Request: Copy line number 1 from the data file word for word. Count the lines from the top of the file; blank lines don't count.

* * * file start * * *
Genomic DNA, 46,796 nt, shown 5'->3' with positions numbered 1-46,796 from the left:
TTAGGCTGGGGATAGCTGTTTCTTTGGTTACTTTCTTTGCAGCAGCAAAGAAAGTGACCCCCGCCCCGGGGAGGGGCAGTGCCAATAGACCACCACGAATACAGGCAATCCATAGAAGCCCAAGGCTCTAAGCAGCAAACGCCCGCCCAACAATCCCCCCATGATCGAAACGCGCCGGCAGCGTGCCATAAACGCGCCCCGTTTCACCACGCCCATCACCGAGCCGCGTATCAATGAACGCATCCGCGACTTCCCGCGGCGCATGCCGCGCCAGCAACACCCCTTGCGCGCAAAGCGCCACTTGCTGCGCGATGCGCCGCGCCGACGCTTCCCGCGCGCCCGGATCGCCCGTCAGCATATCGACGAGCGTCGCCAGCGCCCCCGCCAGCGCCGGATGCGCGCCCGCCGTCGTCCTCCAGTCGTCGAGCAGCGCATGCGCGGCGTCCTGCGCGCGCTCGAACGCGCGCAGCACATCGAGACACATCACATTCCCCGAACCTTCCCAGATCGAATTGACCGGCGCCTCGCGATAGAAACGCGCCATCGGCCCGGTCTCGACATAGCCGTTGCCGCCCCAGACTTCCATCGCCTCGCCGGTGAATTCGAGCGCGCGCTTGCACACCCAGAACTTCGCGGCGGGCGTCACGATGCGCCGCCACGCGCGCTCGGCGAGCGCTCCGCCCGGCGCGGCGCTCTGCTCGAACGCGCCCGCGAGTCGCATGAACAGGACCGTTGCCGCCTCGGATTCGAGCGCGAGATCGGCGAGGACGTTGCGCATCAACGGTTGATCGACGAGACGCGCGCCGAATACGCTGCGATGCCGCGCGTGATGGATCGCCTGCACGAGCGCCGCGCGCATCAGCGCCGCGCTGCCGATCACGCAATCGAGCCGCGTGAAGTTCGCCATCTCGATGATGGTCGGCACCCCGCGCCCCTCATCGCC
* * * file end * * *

Genomic DNA, 46,796 nt, shown 5'->3' with positions numbered 1-46,796 from the left: